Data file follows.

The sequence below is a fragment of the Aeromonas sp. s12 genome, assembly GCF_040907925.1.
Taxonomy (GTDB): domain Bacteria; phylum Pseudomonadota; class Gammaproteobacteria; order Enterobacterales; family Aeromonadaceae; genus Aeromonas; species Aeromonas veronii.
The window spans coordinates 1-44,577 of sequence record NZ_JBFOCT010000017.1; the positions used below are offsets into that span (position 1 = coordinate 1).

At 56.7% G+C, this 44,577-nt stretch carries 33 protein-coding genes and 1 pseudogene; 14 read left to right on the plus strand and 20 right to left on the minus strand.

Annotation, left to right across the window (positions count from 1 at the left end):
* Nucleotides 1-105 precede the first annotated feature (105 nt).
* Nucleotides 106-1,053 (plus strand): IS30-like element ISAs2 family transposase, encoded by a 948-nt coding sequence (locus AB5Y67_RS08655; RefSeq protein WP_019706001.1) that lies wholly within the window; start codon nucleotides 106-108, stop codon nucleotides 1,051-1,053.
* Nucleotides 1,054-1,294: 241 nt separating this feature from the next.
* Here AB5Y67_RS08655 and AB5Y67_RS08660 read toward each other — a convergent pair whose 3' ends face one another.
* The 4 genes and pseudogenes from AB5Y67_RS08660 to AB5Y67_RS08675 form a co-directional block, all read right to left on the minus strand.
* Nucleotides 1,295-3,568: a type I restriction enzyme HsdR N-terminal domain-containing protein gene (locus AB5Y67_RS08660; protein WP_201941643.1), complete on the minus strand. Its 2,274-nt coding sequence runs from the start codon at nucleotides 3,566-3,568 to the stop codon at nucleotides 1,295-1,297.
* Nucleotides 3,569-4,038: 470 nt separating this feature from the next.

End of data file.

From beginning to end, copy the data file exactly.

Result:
The sequence below is a fragment of the Aeromonas sp. s12 genome, assembly GCF_040907925.1.
Taxonomy (GTDB): domain Bacteria; phylum Pseudomonadota; class Gammaproteobacteria; order Enterobacterales; family Aeromonadaceae; genus Aeromonas; species Aeromonas veronii.
The window spans coordinates 1-44,577 of sequence record NZ_JBFOCT010000017.1; the positions used below are offsets into that span (position 1 = coordinate 1).

At 56.7% G+C, this 44,577-nt stretch carries 33 protein-coding genes and 1 pseudogene; 14 read left to right on the plus strand and 20 right to left on the minus strand.

Annotation, left to right across the window (positions count from 1 at the left end):
* Nucleotides 1-105 precede the first annotated feature (105 nt).
* Nucleotides 106-1,053 (plus strand): IS30-like element ISAs2 family transposase, encoded by a 948-nt coding sequence (locus AB5Y67_RS08655; RefSeq protein WP_019706001.1) that lies wholly within the window; start codon nucleotides 106-108, stop codon nucleotides 1,051-1,053.
* Nucleotides 1,054-1,294: 241 nt separating this feature from the next.
* Here AB5Y67_RS08655 and AB5Y67_RS08660 read toward each other — a convergent pair whose 3' ends face one another.
* The 4 genes and pseudogenes from AB5Y67_RS08660 to AB5Y67_RS08675 form a co-directional block, all read right to left on the minus strand.
* Nucleotides 1,295-3,568: a type I restriction enzyme HsdR N-terminal domain-containing protein gene (locus AB5Y67_RS08660; protein WP_201941643.1), complete on the minus strand. Its 2,274-nt coding sequence runs from the start codon at nucleotides 3,566-3,568 to the stop codon at nucleotides 1,295-1,297.
* Nucleotides 3,569-4,038: 470 nt separating this feature from the next.